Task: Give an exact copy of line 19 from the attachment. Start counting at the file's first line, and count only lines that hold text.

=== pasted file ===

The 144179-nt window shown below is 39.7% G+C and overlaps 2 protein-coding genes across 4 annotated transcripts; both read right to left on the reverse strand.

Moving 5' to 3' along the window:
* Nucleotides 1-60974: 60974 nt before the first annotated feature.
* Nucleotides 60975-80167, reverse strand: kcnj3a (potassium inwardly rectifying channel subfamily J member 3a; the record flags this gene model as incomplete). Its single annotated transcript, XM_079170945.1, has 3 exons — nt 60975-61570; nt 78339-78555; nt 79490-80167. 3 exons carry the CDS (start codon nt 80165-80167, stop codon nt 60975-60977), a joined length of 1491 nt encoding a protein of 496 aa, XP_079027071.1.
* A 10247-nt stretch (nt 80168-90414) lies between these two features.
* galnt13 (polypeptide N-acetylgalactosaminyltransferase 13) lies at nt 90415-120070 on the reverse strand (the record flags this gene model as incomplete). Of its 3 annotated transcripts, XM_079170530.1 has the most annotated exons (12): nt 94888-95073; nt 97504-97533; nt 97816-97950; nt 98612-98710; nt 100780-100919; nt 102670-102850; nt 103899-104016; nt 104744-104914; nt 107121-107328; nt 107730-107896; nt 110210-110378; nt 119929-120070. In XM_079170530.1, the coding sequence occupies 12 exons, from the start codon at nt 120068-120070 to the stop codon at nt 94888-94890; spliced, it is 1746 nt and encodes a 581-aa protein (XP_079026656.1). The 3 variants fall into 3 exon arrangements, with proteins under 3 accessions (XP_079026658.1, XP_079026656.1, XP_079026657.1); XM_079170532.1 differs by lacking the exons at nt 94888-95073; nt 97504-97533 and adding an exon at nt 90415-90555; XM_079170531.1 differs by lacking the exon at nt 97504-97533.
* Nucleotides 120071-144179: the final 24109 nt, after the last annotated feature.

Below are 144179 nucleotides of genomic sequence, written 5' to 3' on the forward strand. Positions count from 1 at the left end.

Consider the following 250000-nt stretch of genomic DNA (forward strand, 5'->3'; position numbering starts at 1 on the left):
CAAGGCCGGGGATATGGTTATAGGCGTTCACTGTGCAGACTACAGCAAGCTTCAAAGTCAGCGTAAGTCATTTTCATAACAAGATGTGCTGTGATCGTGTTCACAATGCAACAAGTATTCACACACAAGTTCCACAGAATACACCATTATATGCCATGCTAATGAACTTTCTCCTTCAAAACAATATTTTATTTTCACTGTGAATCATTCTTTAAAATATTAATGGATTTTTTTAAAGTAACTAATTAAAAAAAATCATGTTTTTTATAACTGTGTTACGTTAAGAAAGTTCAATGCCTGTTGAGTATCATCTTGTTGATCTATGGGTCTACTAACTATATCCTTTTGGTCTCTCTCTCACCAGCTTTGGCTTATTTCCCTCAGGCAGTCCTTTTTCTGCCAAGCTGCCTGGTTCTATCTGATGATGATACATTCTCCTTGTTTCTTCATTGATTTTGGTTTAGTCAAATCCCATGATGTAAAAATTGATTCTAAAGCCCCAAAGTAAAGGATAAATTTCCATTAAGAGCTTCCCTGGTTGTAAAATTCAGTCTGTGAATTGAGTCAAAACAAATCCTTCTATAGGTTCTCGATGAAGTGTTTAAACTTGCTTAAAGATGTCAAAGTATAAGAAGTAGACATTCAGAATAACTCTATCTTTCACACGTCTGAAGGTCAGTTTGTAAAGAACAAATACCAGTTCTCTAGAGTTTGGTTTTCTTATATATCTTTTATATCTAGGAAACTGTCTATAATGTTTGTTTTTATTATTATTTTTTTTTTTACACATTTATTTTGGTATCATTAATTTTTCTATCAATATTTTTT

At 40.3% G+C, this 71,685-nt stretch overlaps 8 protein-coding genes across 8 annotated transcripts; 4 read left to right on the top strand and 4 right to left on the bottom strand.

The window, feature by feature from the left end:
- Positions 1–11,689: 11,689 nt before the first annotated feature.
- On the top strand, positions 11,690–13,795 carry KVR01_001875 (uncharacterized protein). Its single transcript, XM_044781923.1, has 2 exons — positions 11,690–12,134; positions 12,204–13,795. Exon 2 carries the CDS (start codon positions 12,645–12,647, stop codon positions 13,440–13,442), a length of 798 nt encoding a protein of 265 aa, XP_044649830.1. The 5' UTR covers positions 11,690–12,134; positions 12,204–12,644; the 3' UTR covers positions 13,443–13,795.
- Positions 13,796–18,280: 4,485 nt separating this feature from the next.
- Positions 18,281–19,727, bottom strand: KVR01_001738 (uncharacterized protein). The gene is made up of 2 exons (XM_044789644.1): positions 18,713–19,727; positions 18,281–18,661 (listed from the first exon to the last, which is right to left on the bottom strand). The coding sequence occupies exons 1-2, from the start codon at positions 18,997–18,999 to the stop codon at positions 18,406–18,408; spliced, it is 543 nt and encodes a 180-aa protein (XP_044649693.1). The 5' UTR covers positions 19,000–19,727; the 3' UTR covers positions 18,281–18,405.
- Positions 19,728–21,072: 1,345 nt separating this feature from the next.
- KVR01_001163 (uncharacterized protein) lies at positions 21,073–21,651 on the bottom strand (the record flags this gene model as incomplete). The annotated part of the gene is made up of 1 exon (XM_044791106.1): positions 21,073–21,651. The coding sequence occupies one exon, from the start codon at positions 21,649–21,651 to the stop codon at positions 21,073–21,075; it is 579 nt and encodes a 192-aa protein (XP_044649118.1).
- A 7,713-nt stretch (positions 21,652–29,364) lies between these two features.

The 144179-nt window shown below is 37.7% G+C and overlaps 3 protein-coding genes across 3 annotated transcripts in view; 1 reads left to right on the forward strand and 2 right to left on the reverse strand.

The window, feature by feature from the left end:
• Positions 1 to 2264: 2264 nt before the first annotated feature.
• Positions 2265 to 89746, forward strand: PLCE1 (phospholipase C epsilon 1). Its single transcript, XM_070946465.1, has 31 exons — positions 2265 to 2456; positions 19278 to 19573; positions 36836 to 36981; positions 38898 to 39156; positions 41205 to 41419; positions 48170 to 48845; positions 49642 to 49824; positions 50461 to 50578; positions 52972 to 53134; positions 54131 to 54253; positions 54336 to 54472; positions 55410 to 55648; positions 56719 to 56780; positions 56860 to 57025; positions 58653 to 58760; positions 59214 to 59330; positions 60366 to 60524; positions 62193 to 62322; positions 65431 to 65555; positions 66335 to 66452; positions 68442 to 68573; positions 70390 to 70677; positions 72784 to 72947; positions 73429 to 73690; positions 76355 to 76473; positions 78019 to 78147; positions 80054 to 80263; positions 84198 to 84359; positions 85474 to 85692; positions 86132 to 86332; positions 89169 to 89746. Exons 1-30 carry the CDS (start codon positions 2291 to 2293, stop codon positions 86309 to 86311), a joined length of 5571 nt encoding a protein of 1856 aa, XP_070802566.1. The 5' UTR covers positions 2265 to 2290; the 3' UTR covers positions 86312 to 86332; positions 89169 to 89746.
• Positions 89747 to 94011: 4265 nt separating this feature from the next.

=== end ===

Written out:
- A 7,713-nt stretch (positions 21,652–29,364) lies between these two features.